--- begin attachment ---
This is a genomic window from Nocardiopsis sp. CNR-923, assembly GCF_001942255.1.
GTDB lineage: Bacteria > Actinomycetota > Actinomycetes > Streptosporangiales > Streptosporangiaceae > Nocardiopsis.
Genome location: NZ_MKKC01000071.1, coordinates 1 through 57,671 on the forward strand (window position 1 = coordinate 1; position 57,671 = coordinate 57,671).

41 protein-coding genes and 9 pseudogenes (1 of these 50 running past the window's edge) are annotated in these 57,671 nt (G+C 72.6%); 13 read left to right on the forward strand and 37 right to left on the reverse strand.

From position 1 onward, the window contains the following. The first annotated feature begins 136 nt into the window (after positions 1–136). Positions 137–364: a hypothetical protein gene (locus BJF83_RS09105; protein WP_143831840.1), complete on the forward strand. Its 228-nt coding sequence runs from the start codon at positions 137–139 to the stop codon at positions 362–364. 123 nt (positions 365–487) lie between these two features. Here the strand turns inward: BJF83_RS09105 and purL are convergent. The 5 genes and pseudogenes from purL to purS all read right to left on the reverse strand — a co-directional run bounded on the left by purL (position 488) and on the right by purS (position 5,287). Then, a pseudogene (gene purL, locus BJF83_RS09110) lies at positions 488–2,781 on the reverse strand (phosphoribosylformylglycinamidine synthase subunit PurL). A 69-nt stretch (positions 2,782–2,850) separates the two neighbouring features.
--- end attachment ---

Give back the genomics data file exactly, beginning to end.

This is a genomic window from Nocardiopsis sp. CNR-923, assembly GCF_001942255.1.
GTDB lineage: Bacteria > Actinomycetota > Actinomycetes > Streptosporangiales > Streptosporangiaceae > Nocardiopsis.
Genome location: NZ_MKKC01000071.1, coordinates 1 through 57,671 on the forward strand (window position 1 = coordinate 1; position 57,671 = coordinate 57,671).

41 protein-coding genes and 9 pseudogenes (1 of these 50 running past the window's edge) are annotated in these 57,671 nt (G+C 72.6%); 13 read left to right on the forward strand and 37 right to left on the reverse strand.

From position 1 onward, the window contains the following. The first annotated feature begins 136 nt into the window (after positions 1–136). Positions 137–364: a hypothetical protein gene (locus BJF83_RS09105; protein WP_143831840.1), complete on the forward strand. Its 228-nt coding sequence runs from the start codon at positions 137–139 to the stop codon at positions 362–364. 123 nt (positions 365–487) lie between these two features. Here the strand turns inward: BJF83_RS09105 and purL are convergent. The 5 genes and pseudogenes from purL to purS all read right to left on the reverse strand — a co-directional run bounded on the left by purL (position 488) and on the right by purS (position 5,287). Then, a pseudogene (gene purL, locus BJF83_RS09110) lies at positions 488–2,781 on the reverse strand (phosphoribosylformylglycinamidine synthase subunit PurL). A 69-nt stretch (positions 2,782–2,850) separates the two neighbouring features.